I teach first grade. Never before have those words held quite as much meaning as they do right now. After the utter heartbreak of last Friday, I went back to work on Monday and found it so very hard to concentrate and simply do my job. We were told to greet our students in the hall, to put on a happy face and welcome them all to school. Of course we did – we would have whether we had been asked to or not. We greet them every day, that’s what teachers do. I smiled at each one, said good morning, but I was so very distracted. I kept watching their faces, thinking of what I would do if someone tried to harm them. I kept thinking of how I could protect them if a mad-man was in our building. Those children are my kids, my students. It almost made me sick to think of them being harmed in any way whatsoever.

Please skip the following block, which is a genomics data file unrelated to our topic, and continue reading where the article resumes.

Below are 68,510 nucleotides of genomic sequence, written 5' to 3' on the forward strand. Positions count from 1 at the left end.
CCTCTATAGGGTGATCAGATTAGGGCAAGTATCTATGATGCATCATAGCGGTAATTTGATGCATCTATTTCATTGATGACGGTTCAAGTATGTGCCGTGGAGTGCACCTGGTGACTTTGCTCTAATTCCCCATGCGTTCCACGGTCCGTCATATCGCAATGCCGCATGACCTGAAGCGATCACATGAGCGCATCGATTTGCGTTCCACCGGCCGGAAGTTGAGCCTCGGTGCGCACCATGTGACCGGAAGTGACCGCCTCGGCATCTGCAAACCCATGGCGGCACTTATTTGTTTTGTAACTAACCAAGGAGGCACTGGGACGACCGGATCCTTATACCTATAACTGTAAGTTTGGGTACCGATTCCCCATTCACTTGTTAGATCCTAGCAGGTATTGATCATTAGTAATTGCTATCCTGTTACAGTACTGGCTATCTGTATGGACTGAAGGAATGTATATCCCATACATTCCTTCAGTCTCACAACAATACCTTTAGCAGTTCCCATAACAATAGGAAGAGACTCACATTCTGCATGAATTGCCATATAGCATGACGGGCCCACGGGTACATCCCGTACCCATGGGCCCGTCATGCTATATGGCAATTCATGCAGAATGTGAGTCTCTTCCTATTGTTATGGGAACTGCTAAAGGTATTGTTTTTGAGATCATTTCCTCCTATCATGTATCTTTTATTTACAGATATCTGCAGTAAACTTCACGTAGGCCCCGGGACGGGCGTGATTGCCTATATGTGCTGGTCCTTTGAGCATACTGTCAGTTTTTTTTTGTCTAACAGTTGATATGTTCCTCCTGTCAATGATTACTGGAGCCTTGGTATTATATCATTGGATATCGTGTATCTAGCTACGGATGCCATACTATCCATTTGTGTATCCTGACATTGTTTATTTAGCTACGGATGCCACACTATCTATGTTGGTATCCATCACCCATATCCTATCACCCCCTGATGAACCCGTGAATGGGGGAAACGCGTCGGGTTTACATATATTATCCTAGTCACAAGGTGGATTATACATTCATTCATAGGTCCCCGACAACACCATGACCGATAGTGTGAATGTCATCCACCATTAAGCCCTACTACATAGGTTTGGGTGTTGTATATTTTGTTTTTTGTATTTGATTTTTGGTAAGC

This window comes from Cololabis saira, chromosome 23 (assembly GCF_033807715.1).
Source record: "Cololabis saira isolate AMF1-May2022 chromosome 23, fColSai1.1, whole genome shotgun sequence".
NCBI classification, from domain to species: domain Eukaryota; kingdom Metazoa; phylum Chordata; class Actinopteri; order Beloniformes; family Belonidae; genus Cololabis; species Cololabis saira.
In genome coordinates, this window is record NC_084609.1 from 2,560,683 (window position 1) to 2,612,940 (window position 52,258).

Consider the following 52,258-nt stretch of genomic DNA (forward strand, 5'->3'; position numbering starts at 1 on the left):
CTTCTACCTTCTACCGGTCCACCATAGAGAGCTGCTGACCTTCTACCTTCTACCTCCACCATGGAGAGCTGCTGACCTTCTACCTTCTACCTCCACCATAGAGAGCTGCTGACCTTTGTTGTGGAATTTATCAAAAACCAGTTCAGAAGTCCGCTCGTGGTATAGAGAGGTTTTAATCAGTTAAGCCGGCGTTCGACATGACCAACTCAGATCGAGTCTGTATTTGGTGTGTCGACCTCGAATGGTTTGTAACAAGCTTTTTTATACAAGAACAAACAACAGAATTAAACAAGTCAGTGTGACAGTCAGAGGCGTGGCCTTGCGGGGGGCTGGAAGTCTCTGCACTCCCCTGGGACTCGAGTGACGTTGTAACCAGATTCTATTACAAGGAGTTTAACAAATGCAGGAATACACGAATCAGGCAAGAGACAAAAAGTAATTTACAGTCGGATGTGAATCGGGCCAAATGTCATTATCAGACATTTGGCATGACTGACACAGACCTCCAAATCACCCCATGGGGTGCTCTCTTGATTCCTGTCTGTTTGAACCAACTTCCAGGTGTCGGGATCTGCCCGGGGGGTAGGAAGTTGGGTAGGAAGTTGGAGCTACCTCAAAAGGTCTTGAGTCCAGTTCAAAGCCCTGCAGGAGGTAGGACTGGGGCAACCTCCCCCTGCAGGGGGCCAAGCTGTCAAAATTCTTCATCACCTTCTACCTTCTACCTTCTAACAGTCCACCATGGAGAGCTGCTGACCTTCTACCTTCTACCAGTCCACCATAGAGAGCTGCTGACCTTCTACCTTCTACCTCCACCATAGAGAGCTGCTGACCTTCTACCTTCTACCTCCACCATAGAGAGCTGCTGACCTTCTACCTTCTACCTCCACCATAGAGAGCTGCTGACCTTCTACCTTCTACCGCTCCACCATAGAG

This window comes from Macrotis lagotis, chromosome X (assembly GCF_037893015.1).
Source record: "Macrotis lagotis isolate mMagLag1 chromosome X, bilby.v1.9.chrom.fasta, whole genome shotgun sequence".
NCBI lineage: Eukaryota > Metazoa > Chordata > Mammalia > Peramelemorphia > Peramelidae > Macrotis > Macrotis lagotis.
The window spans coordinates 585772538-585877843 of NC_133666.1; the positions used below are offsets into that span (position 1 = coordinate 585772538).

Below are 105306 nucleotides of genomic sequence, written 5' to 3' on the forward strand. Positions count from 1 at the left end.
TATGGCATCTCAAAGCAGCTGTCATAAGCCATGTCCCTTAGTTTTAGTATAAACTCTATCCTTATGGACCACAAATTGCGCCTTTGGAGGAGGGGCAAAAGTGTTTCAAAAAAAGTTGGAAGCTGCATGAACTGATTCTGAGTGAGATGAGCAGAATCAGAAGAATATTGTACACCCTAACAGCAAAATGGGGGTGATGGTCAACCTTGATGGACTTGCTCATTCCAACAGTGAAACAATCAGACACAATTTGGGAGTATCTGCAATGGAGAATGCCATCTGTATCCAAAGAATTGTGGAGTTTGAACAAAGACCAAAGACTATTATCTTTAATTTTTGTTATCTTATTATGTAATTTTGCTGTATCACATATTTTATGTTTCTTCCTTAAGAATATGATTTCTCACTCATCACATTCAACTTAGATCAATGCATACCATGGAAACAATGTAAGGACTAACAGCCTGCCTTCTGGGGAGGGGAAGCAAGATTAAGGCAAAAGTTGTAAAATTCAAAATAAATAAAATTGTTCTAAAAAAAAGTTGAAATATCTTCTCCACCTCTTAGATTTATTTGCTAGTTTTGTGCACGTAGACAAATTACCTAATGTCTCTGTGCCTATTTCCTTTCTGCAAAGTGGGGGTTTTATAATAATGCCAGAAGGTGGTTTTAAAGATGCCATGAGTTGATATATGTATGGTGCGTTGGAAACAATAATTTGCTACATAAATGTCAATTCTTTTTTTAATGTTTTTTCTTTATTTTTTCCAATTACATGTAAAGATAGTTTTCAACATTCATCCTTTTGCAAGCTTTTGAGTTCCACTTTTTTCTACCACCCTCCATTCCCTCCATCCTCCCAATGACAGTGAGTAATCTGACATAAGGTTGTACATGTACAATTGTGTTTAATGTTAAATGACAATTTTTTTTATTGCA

Monday was a long, hard day.
Oddly, there were no questions. Not one asked me about it or had a story to tell. I praise their parents for keeping them shielded from the horror of it as much as possible. The only words I got were at the end of the day. One of my little fellows saw a parent in the building, one who had on the proper identification by the way, and he simply asked, “What is that stranger doing in our building?” I knew where the question stemmed from but there were no direct statements about the horror of Friday.
My heart aches for the babies in Connecticut, for their parents, for the other students and teachers who survived. I pray they can find peace again, that one day going to school will hold excitement instead of fear. Dear Lord, please ease their painful memories.